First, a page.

#CensusFail report: ABS rudderless in a sea of private data

In August 2016, the Australian Bureau of Statistics attempted to run the 2016 Census. The Census was plagued by privacy issues and technical mishaps, in what is potentially Australia’s biggest privacy blunder of the year. For the first time since the Census began, the ABS had decided to not only take down your name and address, but also store these details and link them together with other data sets. The Pirate Party would love to explain which data sets now are intrinsically linked to your information, but it turns out that not even the ABS has the answer to this question.

On Thursday 24 November 2016, the Senate Economics References Committee delivered its report on the 2016 Census[1]. The report shows that the ABS ignored the results of a privacy assessment conducted by an external reviewer in 2005, an assessment which showed that retaining names and addresses had serious privacy implications. Instead, they decided to run their own internal privacy assessment in 2015, which surprisingly came to the complete opposite decision. The ABS then concluded on the basis of this self-run privacy assessment, along with a whole three submissions from the public (all of which expressed negative doubts about the retention of names), that retaining names was definitely a good idea.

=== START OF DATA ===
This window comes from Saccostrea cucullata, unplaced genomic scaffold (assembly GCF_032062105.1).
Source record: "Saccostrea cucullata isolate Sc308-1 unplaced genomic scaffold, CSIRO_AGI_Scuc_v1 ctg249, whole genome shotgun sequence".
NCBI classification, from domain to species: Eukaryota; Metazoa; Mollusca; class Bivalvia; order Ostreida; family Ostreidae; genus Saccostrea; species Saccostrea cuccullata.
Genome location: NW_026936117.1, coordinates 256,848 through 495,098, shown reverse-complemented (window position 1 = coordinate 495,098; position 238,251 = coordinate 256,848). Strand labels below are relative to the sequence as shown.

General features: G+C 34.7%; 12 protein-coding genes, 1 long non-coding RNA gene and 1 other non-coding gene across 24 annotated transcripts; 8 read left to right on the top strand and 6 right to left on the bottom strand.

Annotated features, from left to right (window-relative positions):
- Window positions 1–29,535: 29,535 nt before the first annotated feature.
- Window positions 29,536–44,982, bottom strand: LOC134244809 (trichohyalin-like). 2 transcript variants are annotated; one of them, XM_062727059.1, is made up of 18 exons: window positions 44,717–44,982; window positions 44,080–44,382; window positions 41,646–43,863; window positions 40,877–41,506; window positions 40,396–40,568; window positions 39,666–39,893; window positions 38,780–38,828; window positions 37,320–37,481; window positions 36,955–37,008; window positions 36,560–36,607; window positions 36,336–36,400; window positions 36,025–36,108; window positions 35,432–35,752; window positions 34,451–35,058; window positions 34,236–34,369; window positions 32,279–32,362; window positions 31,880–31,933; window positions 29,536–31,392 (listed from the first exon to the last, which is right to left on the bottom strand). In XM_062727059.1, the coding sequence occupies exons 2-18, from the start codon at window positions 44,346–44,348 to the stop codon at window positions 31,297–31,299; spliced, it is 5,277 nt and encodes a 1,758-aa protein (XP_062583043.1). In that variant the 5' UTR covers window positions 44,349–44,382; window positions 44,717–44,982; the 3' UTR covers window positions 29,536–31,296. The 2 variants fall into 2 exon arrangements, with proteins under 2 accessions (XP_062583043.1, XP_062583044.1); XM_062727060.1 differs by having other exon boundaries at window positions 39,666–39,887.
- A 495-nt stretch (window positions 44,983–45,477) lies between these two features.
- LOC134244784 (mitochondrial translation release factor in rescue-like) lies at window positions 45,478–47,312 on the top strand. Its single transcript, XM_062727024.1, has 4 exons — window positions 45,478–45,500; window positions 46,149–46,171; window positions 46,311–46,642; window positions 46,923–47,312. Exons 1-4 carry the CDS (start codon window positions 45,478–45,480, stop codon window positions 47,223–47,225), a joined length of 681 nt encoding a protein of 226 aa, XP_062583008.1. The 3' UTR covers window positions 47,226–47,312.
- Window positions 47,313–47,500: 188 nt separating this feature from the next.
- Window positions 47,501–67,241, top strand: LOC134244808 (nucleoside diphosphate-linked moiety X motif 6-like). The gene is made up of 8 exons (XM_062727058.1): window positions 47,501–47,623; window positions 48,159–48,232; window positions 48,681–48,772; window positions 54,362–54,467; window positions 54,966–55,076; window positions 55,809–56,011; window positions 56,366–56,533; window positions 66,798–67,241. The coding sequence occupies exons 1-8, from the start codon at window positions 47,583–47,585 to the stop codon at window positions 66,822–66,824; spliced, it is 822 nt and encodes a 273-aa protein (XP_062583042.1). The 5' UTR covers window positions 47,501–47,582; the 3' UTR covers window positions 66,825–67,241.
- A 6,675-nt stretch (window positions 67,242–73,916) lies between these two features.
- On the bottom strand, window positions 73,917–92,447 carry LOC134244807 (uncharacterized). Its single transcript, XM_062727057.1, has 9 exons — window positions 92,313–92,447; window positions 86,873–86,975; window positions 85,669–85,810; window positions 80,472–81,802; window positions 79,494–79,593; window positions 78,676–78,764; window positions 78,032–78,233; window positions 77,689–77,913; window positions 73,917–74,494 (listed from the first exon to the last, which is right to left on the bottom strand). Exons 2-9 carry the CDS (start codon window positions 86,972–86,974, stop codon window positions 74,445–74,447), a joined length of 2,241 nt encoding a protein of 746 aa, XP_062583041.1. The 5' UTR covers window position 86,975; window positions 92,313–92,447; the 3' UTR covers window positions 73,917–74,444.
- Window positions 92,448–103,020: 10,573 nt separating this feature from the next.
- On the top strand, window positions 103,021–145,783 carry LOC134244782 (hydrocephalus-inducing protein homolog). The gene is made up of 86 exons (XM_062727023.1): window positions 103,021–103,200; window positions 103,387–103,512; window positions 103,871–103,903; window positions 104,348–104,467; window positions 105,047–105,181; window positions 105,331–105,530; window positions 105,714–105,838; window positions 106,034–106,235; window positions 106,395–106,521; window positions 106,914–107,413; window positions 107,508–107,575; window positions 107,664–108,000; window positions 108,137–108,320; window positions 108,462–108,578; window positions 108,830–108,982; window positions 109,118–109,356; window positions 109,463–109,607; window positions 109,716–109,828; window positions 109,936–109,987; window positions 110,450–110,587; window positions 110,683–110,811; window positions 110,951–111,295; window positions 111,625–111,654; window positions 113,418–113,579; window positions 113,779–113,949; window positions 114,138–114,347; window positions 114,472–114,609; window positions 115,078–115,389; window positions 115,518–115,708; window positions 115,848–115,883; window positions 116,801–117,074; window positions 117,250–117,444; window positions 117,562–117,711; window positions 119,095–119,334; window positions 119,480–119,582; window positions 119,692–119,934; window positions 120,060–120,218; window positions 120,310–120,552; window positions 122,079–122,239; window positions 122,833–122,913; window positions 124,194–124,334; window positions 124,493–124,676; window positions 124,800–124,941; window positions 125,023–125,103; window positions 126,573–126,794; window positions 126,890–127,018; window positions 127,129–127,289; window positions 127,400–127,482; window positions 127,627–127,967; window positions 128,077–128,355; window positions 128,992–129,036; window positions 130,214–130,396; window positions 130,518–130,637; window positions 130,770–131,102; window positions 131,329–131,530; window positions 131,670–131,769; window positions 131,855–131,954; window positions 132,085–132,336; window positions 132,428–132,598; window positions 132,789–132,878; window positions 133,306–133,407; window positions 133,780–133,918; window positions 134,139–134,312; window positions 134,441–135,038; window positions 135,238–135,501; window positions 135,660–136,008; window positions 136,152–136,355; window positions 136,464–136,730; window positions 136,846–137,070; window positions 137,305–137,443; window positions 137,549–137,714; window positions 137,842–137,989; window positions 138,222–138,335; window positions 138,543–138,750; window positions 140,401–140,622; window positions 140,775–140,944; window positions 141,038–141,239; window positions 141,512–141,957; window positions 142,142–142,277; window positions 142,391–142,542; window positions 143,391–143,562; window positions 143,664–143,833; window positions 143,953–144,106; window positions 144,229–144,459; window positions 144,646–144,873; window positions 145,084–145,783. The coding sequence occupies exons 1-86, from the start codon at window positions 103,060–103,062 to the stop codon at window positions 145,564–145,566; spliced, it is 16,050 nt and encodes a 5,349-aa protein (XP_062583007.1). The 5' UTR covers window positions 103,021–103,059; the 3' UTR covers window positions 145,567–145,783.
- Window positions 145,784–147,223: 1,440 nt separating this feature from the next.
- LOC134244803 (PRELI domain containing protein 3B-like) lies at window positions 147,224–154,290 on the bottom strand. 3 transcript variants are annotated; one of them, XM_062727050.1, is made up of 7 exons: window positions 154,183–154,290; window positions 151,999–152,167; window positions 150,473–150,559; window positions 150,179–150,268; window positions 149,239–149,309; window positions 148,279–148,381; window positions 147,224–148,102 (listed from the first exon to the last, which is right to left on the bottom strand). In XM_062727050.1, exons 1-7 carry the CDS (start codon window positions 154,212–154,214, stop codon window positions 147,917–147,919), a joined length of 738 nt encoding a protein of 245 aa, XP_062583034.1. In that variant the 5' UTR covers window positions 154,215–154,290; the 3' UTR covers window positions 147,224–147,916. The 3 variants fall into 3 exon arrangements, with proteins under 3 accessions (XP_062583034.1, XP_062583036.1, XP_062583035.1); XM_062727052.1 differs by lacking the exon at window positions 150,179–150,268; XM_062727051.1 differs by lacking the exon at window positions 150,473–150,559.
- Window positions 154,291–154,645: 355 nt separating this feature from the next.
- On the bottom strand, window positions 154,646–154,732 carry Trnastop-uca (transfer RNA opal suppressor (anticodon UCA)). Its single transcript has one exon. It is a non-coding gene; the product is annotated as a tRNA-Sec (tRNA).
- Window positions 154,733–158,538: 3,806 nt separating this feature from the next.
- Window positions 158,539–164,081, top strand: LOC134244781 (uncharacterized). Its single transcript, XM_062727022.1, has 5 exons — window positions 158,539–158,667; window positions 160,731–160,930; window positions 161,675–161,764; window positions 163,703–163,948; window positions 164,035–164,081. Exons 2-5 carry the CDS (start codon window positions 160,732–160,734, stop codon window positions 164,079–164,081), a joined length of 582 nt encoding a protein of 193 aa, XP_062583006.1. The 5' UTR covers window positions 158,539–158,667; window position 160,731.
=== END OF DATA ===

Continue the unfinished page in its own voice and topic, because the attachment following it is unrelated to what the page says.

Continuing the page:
The 2016 Census report shows that the ABS also has an abysmal understanding of its own plans for your data, let alone what anyone else might do with the data. The ABS admits that it has not yet determined the statistical linkage keys that would be used to link your personal data to other data sets. Not only have they not determined this, they offered the public no significant reasons for trusting the ABS beyond just saying “trust us” and “if someone gets caught, the law will get them”. The Pirate Party thinks this is about as useful as saying that burglar alarms are not needed as “if the burglar gets caught, the law will get them”.

The report does offer many recommendations, with which the Pirate Party generally agrees. However, the Pirate Party does not think these go far enough to fix the mistakes. The Pirate Party stands by its recommendation made in its submission to the Senate committee that the provision of names should be optional to future censuses. The Pirate Party is glad that Senators Nick Xenophon and Stirling Griff both agree with this recommendation in their additional comments in the report. The Pirate Party also considers the commission of a new, external, and independent privacy impact assessment of the changes to future censuses to be vital. Any use, sharing, extraction or linkage of data gathered from the 2016 Census should be halted until such a privacy impact assessment is completed, and said assessment is approved.

[1] http://www.aph.gov.au/Parliamentary_Business/Committees/Senate/Economics/2016Census/~/media/Committees/economics_ctte/2016Census/report.pdf